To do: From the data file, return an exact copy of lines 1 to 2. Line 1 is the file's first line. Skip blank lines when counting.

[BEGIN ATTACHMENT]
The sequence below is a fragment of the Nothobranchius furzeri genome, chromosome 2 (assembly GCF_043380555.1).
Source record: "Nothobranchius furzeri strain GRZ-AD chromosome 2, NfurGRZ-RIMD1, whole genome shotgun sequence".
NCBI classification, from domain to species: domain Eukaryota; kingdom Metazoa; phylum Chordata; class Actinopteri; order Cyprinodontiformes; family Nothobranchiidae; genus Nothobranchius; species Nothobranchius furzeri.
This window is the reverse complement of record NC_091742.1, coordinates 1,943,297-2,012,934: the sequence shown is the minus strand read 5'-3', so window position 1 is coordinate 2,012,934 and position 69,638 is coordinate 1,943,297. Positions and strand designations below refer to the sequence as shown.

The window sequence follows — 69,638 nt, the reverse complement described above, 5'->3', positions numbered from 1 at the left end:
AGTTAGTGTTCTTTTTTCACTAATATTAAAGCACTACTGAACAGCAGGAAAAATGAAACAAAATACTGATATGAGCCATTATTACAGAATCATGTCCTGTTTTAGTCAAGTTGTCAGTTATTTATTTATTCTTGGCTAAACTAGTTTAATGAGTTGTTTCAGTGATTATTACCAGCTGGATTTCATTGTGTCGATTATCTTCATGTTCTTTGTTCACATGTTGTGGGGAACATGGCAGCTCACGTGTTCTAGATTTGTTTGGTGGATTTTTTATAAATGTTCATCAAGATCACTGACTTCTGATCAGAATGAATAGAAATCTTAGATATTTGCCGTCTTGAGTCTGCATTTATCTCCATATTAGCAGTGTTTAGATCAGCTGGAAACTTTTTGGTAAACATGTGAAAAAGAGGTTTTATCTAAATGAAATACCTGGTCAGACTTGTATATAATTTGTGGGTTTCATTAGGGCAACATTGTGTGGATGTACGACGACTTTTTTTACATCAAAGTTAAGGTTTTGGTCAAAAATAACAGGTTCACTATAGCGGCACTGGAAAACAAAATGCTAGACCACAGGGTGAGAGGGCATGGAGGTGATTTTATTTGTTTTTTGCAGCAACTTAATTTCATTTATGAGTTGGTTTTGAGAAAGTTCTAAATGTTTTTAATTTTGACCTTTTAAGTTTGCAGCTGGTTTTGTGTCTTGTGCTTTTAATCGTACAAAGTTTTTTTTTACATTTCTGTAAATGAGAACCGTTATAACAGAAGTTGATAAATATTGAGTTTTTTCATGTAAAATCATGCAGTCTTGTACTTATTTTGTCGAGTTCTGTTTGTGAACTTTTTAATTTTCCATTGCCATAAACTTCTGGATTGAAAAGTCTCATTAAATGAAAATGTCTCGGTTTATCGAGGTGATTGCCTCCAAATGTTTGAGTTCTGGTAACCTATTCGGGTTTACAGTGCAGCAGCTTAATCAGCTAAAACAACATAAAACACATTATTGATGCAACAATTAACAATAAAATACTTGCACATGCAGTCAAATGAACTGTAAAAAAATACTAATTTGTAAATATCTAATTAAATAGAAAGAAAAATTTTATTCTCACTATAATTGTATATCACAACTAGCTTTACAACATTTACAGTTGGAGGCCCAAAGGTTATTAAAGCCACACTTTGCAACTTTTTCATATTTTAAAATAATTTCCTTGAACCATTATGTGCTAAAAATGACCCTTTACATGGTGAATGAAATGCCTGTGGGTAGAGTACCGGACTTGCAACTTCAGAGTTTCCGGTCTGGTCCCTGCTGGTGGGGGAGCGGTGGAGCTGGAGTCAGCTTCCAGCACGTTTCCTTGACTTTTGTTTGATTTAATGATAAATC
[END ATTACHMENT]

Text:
The sequence below is a fragment of the Nothobranchius furzeri genome, chromosome 2 (assembly GCF_043380555.1).
Source record: "Nothobranchius furzeri strain GRZ-AD chromosome 2, NfurGRZ-RIMD1, whole genome shotgun sequence".